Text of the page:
Photographing Snow – It’s Time to Up Your Game with a Few Basic Tips
Photographing Snow! We’re at the one time of the year where we might see a few flakes for a day or so in the UK. Everybody who owns a camera is out on the streets documenting the ten snowflakes that may jut settle if the rain holds off for long enough. Photographing snow is magical stuff. For those of us who are nearly 50, it brings back memories of proper snowfalls. Cars buried, with two feet of ice on top. Having to walk to school with wellington boots that were shorter than the snow we were walking in. Photographing the white stuff is fabulous but the following tips ‘should’ help you on your way to shooting better snow. You may think some oif these are basic and yes, common sense should provail, but it’s amazing the amount of people who simply rush out with a camera and then realise they should have prepped for this special time.
1. Clothing – It’s the Basics for Photographing Snow
So you’ve bundled up under appropriate layers, keep warm. Waterproof shoes and a hat are a must.Wearing the right gloves or mittens is super important for anyone Photographing snow. Choosing gloves with removable fingertips (shooting gloves are a great example) will allow your fingers to adjust your settings with ease before covering them back up again. There’s nothing worse than going out on location and being cold. It will cutdown your shoot time and make you miserable. it will reflect in the quality of your photographs, because you’ll be more interested in warm up than you will in the subject you’re planning to shoot. A happy photographer will produce better photographs. Fact!
2. Your Camera is your friend – Look after it!
If you’re shooting with a professional camera, it will undoubtedly work better in extreme conditions. Sand and dust are a nightmare if they get inside your camera, but snow and water also rate as a camera killer once they hit your mirrors and sensor. Once your camera is out, keep the lens cap on when not in use. It’s going to protect the front elements of your lens. Using a high-performance prime lens removes the need to have to change lenses but you may feel that you are restricted whenPhotographing Snow by not using a zoom lens. It will give you a range of focal lengths without compromising your gear.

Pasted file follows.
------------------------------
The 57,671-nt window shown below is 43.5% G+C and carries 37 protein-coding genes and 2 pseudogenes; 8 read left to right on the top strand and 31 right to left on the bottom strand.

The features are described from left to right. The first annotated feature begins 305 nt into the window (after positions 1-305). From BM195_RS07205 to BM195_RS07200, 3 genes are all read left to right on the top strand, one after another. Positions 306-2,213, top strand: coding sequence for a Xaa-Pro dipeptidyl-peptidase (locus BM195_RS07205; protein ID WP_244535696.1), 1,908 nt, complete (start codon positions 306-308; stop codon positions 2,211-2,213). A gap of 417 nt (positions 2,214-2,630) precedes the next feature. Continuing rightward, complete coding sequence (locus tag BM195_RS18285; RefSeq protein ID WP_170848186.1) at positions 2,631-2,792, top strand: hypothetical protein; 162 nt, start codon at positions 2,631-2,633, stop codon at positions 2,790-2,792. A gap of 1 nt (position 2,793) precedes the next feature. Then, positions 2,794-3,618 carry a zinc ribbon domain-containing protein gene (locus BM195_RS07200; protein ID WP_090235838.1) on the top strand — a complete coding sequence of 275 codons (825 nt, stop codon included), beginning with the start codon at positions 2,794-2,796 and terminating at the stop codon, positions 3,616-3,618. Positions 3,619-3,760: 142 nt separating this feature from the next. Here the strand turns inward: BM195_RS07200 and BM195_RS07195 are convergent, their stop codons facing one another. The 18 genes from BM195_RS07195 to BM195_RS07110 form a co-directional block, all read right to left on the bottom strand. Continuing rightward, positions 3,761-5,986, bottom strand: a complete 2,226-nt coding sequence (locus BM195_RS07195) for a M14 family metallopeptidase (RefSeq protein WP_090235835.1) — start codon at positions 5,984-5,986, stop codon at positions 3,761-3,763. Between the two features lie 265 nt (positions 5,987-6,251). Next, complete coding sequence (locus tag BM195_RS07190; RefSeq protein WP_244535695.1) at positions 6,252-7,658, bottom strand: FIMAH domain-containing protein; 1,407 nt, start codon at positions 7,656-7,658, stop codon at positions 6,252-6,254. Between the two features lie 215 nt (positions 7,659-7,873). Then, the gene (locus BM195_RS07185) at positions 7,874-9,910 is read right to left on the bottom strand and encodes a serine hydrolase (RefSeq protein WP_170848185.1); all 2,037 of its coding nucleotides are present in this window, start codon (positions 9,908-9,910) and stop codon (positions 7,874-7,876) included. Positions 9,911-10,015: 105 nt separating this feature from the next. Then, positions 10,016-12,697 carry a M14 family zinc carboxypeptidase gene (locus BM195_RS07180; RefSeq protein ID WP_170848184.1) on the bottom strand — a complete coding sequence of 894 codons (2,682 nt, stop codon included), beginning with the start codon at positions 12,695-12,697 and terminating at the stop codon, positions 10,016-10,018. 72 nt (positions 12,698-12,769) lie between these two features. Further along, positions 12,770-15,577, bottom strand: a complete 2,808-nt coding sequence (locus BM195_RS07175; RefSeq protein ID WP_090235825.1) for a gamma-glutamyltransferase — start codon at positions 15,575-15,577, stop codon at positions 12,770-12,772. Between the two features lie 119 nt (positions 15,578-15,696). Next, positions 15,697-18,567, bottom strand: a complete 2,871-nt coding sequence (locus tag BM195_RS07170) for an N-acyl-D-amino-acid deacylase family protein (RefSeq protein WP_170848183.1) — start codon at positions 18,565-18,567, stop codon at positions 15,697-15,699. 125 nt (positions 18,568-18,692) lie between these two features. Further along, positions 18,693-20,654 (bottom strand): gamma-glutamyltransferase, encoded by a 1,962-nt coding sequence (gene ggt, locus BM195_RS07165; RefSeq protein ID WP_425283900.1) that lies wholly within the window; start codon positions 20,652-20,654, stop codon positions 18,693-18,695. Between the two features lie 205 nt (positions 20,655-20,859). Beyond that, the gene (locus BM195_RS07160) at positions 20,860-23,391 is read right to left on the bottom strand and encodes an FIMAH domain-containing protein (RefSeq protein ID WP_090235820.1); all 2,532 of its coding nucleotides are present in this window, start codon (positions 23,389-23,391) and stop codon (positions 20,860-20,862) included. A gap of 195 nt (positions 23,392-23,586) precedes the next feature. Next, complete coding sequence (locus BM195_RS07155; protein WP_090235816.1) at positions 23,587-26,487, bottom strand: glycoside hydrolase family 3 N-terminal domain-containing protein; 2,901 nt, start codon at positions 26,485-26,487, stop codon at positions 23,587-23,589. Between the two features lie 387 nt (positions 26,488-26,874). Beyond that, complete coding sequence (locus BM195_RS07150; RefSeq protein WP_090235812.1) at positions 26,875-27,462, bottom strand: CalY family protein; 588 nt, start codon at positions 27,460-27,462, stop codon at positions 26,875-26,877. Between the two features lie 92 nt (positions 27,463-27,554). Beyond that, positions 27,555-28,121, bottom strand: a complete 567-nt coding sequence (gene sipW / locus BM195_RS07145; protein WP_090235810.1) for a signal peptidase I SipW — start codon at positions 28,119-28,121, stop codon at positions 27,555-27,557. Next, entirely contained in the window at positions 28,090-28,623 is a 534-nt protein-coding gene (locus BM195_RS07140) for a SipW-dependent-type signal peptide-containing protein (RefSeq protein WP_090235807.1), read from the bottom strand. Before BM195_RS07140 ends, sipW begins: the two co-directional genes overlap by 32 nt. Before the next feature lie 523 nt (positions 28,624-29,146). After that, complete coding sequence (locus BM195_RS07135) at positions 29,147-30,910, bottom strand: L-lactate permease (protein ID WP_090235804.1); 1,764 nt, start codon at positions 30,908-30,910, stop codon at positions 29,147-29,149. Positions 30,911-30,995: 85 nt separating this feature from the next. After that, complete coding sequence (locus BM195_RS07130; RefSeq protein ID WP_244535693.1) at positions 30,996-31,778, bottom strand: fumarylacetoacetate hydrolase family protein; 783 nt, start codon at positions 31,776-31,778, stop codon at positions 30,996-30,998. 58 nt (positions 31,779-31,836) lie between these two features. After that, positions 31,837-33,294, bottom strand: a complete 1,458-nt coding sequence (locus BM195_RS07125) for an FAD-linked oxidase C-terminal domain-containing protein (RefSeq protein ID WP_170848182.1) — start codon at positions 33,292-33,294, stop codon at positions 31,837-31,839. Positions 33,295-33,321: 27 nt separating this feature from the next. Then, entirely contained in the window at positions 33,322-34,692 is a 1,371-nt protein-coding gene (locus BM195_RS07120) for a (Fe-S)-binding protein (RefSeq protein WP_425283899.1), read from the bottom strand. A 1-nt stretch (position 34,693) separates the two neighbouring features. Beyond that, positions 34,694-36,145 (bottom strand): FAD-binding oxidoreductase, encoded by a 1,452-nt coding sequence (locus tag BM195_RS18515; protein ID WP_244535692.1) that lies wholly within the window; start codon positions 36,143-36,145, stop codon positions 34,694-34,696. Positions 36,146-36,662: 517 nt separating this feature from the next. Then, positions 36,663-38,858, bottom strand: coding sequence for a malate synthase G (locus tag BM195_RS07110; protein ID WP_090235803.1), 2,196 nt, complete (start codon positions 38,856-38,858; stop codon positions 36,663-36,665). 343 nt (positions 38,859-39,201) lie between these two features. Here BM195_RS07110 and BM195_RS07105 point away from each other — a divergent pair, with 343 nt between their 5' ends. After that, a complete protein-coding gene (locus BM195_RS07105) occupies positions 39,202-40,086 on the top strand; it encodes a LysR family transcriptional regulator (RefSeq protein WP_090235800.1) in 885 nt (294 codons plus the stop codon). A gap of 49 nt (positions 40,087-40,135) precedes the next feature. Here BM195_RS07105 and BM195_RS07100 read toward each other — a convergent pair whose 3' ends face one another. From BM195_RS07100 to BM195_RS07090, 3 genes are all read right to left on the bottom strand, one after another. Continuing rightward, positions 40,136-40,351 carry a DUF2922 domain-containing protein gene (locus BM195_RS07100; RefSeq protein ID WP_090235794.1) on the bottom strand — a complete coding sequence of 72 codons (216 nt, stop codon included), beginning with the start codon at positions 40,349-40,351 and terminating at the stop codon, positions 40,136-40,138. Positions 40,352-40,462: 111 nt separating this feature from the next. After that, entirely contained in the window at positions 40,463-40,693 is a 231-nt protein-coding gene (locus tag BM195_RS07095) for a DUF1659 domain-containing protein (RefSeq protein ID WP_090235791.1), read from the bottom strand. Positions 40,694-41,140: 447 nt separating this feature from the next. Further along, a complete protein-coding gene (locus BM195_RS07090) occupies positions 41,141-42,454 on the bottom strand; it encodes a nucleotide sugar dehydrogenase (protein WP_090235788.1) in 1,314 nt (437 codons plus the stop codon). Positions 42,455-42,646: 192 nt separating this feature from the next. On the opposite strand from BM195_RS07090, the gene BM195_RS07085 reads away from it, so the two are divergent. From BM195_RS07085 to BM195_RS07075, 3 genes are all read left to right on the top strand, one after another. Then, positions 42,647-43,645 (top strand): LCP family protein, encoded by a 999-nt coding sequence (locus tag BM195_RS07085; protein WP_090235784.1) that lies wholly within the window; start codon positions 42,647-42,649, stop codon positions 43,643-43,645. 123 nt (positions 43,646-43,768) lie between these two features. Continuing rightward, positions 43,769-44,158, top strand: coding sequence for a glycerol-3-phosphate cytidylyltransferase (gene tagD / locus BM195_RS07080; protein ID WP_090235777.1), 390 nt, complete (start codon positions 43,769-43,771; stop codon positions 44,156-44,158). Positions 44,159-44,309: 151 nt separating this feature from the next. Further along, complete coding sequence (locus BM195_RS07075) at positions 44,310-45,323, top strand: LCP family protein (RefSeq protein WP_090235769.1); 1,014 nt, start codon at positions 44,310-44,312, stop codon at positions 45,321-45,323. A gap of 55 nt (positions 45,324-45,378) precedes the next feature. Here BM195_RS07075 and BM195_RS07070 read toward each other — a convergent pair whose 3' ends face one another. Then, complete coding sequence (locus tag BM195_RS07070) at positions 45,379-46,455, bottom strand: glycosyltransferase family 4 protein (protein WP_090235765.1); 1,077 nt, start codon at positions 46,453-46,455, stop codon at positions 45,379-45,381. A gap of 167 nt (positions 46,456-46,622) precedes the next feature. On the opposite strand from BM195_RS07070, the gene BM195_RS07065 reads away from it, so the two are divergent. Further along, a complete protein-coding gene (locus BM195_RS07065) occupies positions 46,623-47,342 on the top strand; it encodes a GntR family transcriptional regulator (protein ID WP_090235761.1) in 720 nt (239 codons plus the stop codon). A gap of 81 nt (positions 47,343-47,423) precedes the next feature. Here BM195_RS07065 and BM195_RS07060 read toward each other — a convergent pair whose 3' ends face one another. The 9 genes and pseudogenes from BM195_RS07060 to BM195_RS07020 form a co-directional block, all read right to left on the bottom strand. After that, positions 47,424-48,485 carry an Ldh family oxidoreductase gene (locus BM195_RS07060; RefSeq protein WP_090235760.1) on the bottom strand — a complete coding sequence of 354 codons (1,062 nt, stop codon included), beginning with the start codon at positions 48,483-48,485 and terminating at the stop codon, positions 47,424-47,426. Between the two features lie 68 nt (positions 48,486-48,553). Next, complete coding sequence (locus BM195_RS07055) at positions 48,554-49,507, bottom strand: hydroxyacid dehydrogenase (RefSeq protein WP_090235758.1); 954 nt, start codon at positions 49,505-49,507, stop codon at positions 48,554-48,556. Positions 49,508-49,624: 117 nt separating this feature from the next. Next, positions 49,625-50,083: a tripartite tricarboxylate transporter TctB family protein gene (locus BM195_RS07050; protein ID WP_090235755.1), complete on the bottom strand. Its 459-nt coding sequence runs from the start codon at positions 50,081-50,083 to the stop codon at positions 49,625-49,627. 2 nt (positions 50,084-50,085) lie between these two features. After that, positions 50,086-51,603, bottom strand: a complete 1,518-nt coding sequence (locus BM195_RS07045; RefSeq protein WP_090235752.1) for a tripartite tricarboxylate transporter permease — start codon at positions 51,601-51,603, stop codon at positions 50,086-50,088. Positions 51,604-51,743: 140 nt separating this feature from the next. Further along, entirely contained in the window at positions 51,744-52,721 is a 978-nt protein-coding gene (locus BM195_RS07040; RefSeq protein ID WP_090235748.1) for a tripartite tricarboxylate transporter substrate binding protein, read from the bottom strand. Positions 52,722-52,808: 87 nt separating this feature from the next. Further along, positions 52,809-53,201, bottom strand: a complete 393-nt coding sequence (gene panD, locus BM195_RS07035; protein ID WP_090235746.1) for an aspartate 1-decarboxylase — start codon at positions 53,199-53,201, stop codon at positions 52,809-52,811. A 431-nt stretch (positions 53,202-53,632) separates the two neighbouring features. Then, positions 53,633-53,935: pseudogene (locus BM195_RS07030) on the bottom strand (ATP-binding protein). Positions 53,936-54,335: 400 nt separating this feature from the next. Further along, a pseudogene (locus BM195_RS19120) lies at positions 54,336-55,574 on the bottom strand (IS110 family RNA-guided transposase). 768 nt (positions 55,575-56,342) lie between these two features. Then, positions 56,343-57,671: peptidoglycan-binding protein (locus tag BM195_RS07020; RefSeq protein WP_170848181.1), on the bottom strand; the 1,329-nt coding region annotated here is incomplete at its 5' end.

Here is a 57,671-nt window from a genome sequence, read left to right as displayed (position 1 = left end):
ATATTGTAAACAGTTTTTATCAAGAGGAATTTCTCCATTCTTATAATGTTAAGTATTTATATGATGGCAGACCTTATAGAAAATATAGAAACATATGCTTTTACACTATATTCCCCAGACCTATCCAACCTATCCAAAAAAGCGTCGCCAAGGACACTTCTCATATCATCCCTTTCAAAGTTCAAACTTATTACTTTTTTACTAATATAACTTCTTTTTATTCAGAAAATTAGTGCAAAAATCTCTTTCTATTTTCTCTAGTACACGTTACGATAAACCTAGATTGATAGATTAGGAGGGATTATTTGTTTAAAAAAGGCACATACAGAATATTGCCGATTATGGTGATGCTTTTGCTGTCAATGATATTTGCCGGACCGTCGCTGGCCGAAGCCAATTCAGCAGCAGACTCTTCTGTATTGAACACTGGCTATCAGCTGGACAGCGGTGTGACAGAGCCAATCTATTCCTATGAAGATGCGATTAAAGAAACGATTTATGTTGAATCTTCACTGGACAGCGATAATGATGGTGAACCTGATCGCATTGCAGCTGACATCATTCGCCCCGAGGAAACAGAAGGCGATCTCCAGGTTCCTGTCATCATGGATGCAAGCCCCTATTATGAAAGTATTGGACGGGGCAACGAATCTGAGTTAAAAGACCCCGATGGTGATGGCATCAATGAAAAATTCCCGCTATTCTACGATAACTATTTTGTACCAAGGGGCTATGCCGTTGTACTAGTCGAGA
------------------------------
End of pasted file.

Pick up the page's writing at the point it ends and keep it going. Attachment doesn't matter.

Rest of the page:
Condensation will form on your lens and camera mirror / sensor when you enter big temperature changes or Big humidity changes. When your camera reacts to these changes (and it’s going top happen.. It’s the nature of the beast) condensation forms as the temperature regulates resulting in panic, a steamed up camera and periods of inactivity while you’re trying to rectify the problemDon’t panic! Condensation won’t destroy your camera or lens. you should definitely take some easy steps to prevent this from becoming a habit. Too many cycles can begin to wear on your gear, especially on the internal mechanisms. If you ned to change a lens you WILL RISK condensation being trapped inside your camera body. A zoom lens will give you a range of focal lengths without compromising your gear. A UV Filter is an invaluable investment for lens protection throughout the year.
Too late! My camera is already Misted up!
If you have condensation on your camera already, follow these steps:
- Don’t wipe the lens! This will simply give your photoraphs streaks you will have to remove from your glass or filter. The condensation is already on the lens or sensor so just have to let it vanish of it’s own accord.
- Don’t detach the lens if it’s already attached – leave your camera be. You do not want to introduce more condensation to the other end of your lens or the internals of your camera.